But I have enjoyed it and I know its the right move. So there is some good in worrying you are going to die young but I don’t recommend it or think its more good than bad.

People throw around phrases like “seize the day” or “you only live once”. You do need to seize the day and make the most of it but not at the detriment of your future. I know I need to believe that I have a future past the age of 61 but I have to admit that I will breathe a big sigh of relief when I pass it.

Drug Chart for Caregivers, Doctors and Helpers

As my Mom’s illness progressed, more and more drugs came into our lives.   I started to get an education in medicine I never wanted.   Over and over again I had to tell each new doctor which meds she was on currently and which ones she had been taking.   My Mom tried to keep the drugs straight and take the right ones at the right time but her health was compromised and sometimes her judgment so it was difficult for her.  To further complicate things, many neighbors and friends were helping care for her and they were not familiar with the various drugs and when they should be taken.

I eventually came up with this Excel spreadsheet to help me track them.   I printed one off each time we visited a doctor and handed it to them when we arrived.  I provided a date at the top so there was no confusion about which version was the most up to date.  I also put a copy under her meds in her bedroom so as caregivers came in they knew the most current information.

Doctors loved it.  Don’t assume they know exactly what your loved one is taking.   At some point there will be multiple doctors involved and each are prescribing different items.  Its important your loved one have a primary caregiver who is the central point of information and this chart helped me immensely. By the way, the link is to the last updated chart before her death so it may give you a good idea of potential drugs your loved one may be taking if they have pancreatic cancer. The one shown below is a version modified to fit the space of this blog. Medications that are bold are ones she was taking currently.

Link to Spreadsheet with actual drugs she was taking and a second tab with schedule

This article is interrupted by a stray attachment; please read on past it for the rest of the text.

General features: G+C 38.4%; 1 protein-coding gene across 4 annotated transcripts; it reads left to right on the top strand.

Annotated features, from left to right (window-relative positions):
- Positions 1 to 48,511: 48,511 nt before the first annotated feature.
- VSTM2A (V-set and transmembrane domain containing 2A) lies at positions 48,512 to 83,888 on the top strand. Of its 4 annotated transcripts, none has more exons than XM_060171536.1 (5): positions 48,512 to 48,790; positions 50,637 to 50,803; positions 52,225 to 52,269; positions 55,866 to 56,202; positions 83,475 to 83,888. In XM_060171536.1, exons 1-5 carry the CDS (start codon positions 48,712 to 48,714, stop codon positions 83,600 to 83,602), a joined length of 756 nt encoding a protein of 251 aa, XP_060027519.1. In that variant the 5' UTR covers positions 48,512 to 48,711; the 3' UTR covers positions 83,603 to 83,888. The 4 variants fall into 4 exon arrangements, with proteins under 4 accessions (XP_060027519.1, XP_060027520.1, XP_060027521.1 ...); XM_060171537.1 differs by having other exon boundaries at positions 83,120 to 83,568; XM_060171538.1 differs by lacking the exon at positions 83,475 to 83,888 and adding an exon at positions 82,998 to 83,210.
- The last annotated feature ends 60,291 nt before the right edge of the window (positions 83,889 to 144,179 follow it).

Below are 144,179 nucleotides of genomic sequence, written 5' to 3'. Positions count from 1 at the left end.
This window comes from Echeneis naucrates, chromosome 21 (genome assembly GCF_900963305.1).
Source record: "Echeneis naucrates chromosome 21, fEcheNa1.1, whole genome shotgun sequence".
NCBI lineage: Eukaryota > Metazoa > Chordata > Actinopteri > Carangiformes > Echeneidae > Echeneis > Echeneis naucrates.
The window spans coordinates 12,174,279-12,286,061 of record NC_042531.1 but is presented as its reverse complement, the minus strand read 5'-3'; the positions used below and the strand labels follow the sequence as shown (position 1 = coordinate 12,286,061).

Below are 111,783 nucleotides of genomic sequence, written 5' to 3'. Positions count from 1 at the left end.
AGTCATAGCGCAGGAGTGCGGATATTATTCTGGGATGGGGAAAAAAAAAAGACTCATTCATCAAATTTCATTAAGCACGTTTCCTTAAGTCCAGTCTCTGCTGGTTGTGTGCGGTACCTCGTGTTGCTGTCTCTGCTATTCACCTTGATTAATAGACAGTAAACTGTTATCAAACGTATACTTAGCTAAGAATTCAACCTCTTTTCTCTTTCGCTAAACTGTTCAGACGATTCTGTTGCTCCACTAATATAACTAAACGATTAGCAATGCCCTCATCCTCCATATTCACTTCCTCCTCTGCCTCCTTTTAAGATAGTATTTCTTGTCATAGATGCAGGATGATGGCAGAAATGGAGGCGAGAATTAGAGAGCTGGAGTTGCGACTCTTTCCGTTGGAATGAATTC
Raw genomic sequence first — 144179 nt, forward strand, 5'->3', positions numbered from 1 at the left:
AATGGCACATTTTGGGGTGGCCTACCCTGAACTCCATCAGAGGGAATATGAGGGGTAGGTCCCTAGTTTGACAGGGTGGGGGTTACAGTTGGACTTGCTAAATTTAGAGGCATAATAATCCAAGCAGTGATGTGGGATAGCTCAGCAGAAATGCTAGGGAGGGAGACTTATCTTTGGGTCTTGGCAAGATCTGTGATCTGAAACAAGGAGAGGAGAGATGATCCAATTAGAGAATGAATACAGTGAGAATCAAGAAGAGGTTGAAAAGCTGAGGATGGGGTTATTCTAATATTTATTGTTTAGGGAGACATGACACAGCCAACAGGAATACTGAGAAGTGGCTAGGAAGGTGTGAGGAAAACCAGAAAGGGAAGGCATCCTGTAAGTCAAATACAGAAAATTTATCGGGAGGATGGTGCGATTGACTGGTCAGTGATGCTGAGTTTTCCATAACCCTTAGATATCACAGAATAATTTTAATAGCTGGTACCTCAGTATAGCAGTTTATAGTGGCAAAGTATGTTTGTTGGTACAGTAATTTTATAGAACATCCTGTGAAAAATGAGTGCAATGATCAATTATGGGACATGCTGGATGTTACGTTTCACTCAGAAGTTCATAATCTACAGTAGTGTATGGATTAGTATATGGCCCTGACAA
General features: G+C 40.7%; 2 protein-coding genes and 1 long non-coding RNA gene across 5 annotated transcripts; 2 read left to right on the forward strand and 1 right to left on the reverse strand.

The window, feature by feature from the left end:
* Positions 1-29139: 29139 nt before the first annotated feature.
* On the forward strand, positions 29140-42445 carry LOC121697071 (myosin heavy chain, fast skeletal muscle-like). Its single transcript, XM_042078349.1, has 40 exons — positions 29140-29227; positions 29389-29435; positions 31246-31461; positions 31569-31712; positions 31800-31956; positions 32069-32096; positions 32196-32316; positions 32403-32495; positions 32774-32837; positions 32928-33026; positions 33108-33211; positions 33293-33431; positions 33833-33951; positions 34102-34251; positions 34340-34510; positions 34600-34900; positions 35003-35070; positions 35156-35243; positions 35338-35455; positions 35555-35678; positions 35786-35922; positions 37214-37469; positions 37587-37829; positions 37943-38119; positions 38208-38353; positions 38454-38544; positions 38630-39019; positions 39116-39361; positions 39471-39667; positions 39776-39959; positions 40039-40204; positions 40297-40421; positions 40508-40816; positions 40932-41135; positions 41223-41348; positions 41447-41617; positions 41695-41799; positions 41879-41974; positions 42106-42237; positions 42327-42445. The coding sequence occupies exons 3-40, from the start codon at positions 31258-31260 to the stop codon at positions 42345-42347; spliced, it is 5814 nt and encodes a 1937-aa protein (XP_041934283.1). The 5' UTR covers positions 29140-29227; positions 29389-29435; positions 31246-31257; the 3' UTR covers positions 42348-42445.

Medication dosage What to Take What it is For When
lidoderm patch 5% pain patch as needed 12 hours on, 12 hours off
advil 200 mg pain 1-2 tablets as needed
oxycodone 5 mg pain 1 tablet as needed every 3-6 hours
Coumadin/ warfarin 1 mg blood thinner 3 tablet daily dinner
levothyroxine/ synthroid 112 mcg/175 mcg thryroid 1 x per day morning
omeprazole dr 20mg acid pill 1 per day morning
metoprolol 25 mg irregular heart beat 1/2   per day morning
miralax single dose laxative 1   dose morning
lasix 20 mg diuretic every   other day morning
senokot stool softener 2   x day morning/night
pancrelipase 5000 usp units digestion 1   with each meal
zofran/ ondansetron 4 mg 1st nausea 1   tablet as   needed
glucophage 500 mg 1   tablet twic daily

How I Became a Caregiver.. The Story of my Mom

Mom and Dad six months before her death

Mom and Dad six months before her death

“Mom is at Johns Hopkins and they think she has pancreatic cancer.”

My stomach dropped.  The call was from my sister and it came while I was at a conference across the country in San Diego.  How could that be true?  She was fine when I left just two days ago.  And what was pancreatic cancer?  How serious was it?  Lots of people survived cancer – maybe this wasn’t one of the bad types.

I quickly started searching the web for information on pancreatic cancer and what I found was not promising.   With a five year survival rate of just 5%, it was one of the most deadly cancers.  Most people were dead within three months of a diagnosis.  Our best hope at this point was that the doctors were wrong and it wasn’t pancreatic.

When I was finally back East and able to walk into her room, I found my usually vibrant and active mother prone on the bed and the color of a pumpkin.  The tumor was cutting off her liver and not allowing it to process the bile, thus the orange color.  By now, they had definitively diagnosed her with pancreatic cancer and had scheduled her for a Whipple procedure.  A Whipple procedure is where surgeons remove the pancreas as well as the upper small intestine and part of the stomach in the hope of removing the entire cancer and if not, at least staving off the progression of the disease for a bit.

Unfortunately when they went in to complete the Whipple the surgeons realized her liver was compromised with cancer as well and so they aborted the Whipple in favor of removing the half of the liver that was most covered with cancer.   The liver is a remarkable organ in that it can regenerate so even removing half of it, the liver will eventually regenerate and grow back to its original size.  The goal was to wait until the liver at least partially regenerated and then complete the Whipple when her body was better able to handle the stress.